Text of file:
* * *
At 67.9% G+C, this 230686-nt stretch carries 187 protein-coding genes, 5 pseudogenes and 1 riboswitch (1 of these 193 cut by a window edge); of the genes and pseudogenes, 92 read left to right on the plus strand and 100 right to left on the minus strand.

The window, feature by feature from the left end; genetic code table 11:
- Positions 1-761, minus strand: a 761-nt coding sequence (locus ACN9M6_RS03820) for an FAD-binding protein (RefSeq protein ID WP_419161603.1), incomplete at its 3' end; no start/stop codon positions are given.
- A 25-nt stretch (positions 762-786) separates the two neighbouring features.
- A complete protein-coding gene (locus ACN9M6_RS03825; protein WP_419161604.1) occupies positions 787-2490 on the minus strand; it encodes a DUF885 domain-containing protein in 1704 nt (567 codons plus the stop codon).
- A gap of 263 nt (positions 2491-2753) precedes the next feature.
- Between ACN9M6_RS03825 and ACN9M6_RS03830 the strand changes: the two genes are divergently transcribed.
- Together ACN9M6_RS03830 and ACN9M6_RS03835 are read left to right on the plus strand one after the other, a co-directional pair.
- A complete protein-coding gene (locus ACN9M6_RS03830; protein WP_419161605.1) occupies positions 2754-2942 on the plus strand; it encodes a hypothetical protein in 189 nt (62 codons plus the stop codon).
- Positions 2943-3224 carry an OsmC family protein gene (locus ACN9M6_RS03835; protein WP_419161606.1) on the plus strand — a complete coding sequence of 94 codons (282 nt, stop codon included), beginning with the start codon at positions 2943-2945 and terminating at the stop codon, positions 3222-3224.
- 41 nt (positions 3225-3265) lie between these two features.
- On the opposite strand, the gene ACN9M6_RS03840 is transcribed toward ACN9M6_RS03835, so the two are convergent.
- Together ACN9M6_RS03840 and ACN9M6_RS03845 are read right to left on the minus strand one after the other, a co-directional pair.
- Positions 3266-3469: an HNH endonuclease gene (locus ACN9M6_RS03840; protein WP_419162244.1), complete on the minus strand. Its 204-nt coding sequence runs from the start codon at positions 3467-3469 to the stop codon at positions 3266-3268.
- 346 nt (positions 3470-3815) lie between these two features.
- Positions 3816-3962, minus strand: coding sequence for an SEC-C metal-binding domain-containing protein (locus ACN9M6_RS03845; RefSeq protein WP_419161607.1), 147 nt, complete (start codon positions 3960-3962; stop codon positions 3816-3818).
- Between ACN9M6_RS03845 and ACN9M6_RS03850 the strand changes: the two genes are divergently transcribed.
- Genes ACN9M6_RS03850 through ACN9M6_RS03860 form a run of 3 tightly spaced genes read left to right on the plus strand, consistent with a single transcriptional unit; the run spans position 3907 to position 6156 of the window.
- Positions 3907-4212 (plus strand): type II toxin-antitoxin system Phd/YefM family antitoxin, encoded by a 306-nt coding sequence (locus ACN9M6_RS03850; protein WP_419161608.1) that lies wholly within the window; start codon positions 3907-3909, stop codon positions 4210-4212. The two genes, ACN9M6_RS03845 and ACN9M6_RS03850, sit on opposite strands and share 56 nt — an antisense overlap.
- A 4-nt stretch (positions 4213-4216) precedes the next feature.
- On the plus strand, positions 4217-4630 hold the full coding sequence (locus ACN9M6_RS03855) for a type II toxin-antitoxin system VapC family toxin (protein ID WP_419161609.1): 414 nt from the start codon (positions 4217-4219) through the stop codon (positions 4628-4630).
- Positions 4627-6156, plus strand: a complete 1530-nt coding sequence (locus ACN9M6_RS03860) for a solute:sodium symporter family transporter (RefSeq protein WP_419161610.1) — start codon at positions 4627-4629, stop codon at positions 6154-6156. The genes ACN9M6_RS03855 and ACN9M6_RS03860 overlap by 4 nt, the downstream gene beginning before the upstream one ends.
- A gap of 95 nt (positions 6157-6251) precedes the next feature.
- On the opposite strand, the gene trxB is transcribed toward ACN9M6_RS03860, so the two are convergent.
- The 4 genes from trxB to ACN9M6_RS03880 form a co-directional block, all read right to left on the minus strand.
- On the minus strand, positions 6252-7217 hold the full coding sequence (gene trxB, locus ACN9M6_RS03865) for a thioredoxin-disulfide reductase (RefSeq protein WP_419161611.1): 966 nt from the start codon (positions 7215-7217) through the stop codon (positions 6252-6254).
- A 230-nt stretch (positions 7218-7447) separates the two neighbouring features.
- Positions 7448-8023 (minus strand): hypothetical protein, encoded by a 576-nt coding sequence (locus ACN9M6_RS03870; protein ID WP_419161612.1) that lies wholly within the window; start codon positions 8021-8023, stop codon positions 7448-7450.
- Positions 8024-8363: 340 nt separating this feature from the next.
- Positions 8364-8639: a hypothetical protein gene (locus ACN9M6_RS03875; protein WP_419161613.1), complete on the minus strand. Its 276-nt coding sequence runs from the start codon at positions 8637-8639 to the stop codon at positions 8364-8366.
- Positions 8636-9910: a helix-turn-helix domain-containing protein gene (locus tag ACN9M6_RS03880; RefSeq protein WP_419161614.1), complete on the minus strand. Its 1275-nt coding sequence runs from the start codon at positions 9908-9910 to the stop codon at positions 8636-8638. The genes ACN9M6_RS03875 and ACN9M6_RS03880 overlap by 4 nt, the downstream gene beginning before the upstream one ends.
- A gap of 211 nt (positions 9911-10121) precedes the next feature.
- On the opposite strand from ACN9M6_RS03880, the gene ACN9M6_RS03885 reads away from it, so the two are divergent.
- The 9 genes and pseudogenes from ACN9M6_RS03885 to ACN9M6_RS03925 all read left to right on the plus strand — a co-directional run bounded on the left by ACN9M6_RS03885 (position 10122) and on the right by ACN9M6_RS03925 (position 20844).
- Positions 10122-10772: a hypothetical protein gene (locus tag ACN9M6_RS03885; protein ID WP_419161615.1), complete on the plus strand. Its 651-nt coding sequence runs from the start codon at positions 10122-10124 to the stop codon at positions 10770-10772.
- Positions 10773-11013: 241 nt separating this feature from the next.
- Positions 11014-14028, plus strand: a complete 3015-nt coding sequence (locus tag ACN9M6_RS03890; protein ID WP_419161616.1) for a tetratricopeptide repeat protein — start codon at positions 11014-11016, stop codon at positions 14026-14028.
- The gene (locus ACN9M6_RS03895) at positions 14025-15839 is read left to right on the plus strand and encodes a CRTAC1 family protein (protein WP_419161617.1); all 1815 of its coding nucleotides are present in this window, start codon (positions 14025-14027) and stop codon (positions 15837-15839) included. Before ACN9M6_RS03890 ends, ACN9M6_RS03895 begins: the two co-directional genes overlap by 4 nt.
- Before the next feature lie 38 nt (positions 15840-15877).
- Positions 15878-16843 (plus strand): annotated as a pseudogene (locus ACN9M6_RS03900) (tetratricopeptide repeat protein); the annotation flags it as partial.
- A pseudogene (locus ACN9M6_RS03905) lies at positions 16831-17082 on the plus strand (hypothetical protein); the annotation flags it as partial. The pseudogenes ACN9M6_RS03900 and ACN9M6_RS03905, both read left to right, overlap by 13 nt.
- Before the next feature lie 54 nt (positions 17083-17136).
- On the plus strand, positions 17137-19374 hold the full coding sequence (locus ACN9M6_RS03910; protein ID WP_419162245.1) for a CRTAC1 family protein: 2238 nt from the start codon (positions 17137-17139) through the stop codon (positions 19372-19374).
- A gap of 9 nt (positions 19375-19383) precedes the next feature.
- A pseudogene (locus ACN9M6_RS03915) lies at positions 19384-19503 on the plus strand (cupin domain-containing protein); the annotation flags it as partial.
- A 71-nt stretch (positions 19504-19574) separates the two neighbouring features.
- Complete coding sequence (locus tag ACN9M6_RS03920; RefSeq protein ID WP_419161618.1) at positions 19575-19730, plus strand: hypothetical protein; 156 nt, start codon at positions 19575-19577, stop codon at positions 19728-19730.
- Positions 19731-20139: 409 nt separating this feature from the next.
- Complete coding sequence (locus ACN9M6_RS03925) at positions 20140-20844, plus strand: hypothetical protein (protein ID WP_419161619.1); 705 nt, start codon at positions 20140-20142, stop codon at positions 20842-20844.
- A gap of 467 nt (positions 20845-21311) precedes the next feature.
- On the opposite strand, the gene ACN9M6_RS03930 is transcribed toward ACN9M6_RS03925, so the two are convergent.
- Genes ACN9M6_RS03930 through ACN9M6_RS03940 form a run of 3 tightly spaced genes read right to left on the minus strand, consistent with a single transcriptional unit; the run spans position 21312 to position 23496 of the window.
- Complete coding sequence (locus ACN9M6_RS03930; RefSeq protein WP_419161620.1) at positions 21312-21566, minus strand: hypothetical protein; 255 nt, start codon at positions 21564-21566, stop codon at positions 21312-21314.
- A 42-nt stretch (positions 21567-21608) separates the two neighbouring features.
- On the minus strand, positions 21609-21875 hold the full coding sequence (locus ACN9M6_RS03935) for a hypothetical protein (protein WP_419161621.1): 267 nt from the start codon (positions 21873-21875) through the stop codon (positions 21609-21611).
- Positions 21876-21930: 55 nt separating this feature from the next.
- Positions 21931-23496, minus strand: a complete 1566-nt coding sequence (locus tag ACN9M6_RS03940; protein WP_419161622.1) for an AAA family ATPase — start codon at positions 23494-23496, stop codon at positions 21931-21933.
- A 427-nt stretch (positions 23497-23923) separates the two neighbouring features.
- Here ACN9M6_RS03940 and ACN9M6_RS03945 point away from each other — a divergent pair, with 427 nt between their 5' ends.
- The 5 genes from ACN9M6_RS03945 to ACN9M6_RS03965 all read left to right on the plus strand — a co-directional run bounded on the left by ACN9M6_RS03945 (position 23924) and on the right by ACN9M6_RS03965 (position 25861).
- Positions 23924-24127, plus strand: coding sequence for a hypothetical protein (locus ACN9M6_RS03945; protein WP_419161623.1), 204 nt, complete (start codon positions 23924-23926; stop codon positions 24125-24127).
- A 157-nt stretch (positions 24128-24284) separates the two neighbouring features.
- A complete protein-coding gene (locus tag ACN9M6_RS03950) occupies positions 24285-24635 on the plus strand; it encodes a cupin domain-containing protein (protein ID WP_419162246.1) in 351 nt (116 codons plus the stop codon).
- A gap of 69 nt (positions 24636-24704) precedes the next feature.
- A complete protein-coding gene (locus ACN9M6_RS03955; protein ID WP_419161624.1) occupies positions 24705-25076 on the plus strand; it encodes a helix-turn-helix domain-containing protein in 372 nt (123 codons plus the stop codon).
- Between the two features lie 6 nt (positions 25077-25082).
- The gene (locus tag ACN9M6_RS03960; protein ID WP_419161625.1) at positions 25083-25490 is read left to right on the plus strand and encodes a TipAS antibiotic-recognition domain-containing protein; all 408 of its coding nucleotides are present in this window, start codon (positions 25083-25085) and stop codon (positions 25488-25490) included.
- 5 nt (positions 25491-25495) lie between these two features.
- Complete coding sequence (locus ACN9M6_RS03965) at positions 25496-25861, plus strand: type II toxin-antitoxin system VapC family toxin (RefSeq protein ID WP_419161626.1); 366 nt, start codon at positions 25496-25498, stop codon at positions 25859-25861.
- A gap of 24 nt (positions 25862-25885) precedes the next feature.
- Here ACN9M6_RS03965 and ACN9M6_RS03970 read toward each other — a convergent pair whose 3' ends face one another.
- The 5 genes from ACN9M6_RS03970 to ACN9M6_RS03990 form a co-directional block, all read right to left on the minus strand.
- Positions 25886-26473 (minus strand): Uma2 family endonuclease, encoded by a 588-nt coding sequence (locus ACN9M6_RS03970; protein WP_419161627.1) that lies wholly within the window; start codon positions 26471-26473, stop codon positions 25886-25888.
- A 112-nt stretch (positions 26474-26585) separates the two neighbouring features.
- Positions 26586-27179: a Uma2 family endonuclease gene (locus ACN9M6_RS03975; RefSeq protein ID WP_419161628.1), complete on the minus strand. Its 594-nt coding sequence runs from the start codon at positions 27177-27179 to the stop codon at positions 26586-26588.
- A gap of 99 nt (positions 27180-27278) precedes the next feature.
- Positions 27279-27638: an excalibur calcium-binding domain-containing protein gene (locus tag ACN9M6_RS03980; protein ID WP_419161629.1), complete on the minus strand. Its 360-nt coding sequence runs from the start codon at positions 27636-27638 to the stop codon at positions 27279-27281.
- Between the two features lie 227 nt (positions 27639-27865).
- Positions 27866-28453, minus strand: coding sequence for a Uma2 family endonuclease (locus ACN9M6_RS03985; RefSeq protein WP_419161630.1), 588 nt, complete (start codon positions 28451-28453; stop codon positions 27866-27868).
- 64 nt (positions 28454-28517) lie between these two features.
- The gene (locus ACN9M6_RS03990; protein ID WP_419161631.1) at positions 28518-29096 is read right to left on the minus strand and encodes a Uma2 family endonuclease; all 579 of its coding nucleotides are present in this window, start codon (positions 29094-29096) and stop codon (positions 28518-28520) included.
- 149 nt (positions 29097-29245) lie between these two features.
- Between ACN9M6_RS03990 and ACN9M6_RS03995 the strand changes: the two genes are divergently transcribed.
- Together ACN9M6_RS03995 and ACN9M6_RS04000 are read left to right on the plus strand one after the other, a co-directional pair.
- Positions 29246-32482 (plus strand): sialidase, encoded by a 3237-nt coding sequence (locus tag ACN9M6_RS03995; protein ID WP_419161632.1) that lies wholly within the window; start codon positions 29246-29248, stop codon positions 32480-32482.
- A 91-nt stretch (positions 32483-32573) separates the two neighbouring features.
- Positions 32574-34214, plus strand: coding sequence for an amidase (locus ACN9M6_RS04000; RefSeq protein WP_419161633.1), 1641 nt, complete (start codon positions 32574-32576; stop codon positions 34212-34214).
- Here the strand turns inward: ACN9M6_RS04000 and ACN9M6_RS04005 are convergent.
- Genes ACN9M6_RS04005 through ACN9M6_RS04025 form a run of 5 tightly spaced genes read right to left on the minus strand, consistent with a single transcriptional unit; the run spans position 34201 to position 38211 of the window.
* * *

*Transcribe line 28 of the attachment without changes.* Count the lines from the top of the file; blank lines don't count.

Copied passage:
- Positions 7448-8023 (minus strand): hypothetical protein, encoded by a 576-nt coding sequence (locus ACN9M6_RS03870; protein ID WP_419161612.1) that lies wholly within the window; start codon positions 8021-8023, stop codon positions 7448-7450.